Climate change has been front and centre this week as more than 250 media outlets committed to emphasising coverage as part of a global project called Covering Climate Now.
Run as a joint initiative by The Nation and Columbia Journalism Review (CJR), the project is deliberately timed to focus attention on the upcoming United Nations Climate Summit on September 23 (local time).
“The media’s minimisation of the looming disaster is one of our great journalistic failures,” wrote The Nation‘s Mark Hertgaard and CJR editor Kyle Pope.
“It is heartening, then, to report that the press may at last be waking up to the defining story of our time.”
In New Zealand, outlets included 1 News, RNZ, Newshub, the NZ Herald, Newsroom, The Spinoff, Stuff and The Conservation – producing original news stories, interactive tools, podcasts, features, columns, and even pick-a-path style cartoons on the climate crisis.
From the outset, media commentators were clear the intention was not to convey a sense of doom.
The Spinoff’s Alex Braae wrote: “Yes, these are enormous problems, with difficult solutions. But to wallow in the idea that there’s no hope, or that we may as well just give up, would be pathetic and stupid. We do still have time, and we owe it to future generations to work hard to give them a world they can inherit.”
Newsroom launched a new section, GreenRoom, to house its climate week coverage and host future content on climate change risks and policies, conservation, biosecurity, water quality and sea level rise.
The NZ Herald launched a three-part podcast series, Fighting for our Future, in which guests discuss the basics of climate change, the rise of the climate-conscious youth, and the simple, practical changes that can be made in everyday life to help save the planet and our existence.
NZ Herald data editor Chris Knox put together a daily quiz for people to test their knowledge on things like sources of carbon and greenhouse gases.
And Stuff, which has been running a long-term climate change project since late last year, doubled down on content, launching a new column series, Climate Lessons, in which scientists explain what their research has taught them about climate change.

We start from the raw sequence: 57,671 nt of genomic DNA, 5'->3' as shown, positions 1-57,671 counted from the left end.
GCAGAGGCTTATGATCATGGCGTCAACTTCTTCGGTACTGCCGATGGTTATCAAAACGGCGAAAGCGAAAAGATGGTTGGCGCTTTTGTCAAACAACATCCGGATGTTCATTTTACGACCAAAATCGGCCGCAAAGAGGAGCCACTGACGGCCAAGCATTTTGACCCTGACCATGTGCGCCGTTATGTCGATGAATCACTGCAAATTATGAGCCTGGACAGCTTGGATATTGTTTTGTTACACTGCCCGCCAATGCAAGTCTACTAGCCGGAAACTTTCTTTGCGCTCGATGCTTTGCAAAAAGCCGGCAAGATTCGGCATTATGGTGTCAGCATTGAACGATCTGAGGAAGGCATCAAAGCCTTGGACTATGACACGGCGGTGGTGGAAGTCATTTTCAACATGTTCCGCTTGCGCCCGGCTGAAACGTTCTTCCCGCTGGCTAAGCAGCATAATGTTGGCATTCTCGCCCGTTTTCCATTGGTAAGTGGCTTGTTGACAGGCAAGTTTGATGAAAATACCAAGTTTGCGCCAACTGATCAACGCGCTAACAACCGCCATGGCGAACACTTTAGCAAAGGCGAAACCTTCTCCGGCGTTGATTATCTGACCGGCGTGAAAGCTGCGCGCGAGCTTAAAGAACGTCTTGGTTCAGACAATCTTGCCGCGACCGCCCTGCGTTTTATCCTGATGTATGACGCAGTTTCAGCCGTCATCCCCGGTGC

As the week kicked off, Stuff editor-in-chief Patrick Crewdson wrote people could think of the project as atonement.
“Collectively – and internationally – we as the media have for years allowed our taste for conflict to create the false impression that climate science was uncertain and a fit topic for debate. But as respectable media outlets increasingly dispense with any last remnants of climate science denialism, we’re getting better at reporting this epoch-defining story accurately and constructively.”
Here’s some of our highlights from the week:
Newsroom: Ups and downs of rising seas in a shaky nation
RNZ: How school children are coping with ‘eco-anxiety’ as they worry about climate change
Stuff: New Zealand in 2050: The scenario if emissions are curbed and The scenario for New Zealand if temperatures keep rising
NZ Herald: Take our climate change test: How much do you know?
The Spinoff: I stand with Greta, and with the strikers: James Shaw’s letter to NZ school students
The Spinoff: Don’t give up: An economist explains why individual climate actions still matter
Newsroom: Drilling into the past to predict the future
Stuff: New Zealand’s climate change power list
TVNZ: Concerns over effect warming seas will have on paua industry
Stuff: Root & Branch
Newsroom: Powers want Pacific rewards without responsibility
The Nation: What Would Real Commitment to the Paris Climate Agreement Look Like?
Rolling Stone: How Big Agriculture Is Preventing Farmers From Combating the Climate Crisis
The Guardian: The silenced: meet the climate whistleblowers muzzled by Trump
The Guardian: Naomi Klein: ‘We are seeing the beginnings of the era of climate barbarism’